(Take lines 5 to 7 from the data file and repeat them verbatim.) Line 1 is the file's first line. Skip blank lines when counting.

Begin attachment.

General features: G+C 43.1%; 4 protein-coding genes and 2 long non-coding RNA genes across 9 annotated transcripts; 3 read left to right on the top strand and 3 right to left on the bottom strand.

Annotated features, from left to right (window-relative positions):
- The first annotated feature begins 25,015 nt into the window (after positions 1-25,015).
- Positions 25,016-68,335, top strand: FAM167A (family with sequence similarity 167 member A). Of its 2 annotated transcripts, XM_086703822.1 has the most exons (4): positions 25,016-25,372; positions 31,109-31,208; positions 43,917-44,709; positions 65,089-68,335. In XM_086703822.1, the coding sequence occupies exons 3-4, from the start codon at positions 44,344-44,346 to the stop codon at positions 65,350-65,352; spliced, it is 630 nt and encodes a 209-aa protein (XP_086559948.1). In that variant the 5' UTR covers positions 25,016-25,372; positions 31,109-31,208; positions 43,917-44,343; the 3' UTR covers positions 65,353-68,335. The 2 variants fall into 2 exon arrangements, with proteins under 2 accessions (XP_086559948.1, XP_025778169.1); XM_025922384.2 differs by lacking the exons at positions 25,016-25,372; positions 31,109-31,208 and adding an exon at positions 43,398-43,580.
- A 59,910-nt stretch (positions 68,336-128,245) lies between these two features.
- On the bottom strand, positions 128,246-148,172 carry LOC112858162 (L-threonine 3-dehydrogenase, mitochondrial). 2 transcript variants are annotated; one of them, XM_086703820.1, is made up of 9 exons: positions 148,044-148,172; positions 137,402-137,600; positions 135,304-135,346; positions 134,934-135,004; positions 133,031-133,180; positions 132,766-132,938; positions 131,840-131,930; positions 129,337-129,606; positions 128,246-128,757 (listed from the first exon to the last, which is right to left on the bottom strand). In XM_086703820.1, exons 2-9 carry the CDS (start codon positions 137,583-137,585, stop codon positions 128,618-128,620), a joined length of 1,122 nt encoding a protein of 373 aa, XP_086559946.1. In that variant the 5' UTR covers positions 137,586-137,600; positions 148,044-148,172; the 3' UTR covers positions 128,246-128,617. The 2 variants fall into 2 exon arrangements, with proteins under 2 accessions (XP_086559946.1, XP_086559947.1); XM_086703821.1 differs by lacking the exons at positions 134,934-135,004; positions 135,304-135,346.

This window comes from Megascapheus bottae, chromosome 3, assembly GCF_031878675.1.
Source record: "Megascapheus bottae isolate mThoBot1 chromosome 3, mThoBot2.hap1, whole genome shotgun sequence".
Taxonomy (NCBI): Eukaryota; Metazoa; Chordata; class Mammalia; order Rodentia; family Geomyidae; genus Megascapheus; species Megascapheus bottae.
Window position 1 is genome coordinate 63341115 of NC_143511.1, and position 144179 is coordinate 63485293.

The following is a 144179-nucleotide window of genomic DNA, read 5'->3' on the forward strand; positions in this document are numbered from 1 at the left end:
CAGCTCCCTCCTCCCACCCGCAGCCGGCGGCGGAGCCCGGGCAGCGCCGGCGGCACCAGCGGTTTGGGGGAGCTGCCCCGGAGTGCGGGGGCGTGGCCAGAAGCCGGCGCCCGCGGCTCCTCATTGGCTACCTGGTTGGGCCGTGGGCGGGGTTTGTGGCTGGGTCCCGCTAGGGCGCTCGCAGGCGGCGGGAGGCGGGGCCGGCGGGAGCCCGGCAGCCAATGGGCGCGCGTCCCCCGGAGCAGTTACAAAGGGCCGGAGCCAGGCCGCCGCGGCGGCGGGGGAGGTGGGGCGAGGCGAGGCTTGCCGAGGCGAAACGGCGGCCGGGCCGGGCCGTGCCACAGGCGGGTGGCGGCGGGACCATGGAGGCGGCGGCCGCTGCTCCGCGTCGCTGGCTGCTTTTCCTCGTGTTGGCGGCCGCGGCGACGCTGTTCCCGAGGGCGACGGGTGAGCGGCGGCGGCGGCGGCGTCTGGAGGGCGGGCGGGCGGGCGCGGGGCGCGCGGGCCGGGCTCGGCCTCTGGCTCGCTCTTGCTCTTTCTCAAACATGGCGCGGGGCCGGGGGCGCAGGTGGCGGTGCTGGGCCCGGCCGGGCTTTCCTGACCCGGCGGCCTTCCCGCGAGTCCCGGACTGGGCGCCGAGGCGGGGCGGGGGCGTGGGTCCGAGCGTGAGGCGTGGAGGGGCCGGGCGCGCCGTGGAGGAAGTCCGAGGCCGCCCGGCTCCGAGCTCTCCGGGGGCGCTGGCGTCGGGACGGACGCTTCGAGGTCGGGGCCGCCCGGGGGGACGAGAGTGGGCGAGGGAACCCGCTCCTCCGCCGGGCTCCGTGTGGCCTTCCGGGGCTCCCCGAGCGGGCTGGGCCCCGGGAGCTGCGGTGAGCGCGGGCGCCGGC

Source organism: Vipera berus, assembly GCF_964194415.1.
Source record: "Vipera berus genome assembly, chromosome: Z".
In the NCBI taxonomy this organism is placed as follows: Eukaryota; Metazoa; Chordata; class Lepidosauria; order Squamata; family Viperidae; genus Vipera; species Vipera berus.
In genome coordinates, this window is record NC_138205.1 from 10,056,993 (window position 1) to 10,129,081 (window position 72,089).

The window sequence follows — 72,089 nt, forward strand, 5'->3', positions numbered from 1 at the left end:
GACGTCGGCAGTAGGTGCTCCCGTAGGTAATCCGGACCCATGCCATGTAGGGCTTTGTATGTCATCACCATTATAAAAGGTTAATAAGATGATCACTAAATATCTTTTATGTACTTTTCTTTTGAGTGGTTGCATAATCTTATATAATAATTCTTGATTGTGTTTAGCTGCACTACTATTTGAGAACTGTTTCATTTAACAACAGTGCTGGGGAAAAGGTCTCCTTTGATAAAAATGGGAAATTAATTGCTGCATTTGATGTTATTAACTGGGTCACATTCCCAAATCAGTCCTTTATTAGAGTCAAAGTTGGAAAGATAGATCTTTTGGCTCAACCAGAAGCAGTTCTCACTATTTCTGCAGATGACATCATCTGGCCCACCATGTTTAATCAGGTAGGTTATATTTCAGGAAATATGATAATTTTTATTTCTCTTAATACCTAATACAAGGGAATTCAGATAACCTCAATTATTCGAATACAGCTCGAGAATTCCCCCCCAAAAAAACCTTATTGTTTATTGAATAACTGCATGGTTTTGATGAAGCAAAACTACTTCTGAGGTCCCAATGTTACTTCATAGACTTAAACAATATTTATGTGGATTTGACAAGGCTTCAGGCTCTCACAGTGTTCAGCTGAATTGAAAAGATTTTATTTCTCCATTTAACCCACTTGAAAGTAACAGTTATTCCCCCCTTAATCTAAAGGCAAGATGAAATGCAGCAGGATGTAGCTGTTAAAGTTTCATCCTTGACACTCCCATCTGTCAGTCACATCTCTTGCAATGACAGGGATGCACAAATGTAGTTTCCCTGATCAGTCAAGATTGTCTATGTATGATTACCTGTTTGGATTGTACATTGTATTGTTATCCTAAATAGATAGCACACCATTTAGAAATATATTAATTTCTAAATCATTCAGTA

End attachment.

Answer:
- A 59,910-nt stretch (positions 68,336-128,245) lies between these two features.
- On the bottom strand, positions 128,246-148,172 carry LOC112858162 (L-threonine 3-dehydrogenase, mitochondrial). 2 transcript variants are annotated; one of them, XM_086703820.1, is made up of 9 exons: positions 148,044-148,172; positions 137,402-137,600; positions 135,304-135,346; positions 134,934-135,004; positions 133,031-133,180; positions 132,766-132,938; positions 131,840-131,930; positions 129,337-129,606; positions 128,246-128,757 (listed from the first exon to the last, which is right to left on the bottom strand). In XM_086703820.1, exons 2-9 carry the CDS (start codon positions 137,583-137,585, stop codon positions 128,618-128,620), a joined length of 1,122 nt encoding a protein of 373 aa, XP_086559946.1. In that variant the 5' UTR covers positions 137,586-137,600; positions 148,044-148,172; the 3' UTR covers positions 128,246-128,617. The 2 variants fall into 2 exon arrangements, with proteins under 2 accessions (XP_086559946.1, XP_086559947.1); XM_086703821.1 differs by lacking the exons at positions 134,934-135,004; positions 135,304-135,346.

This window comes from Megascapheus bottae, chromosome 3, assembly GCF_031878675.1.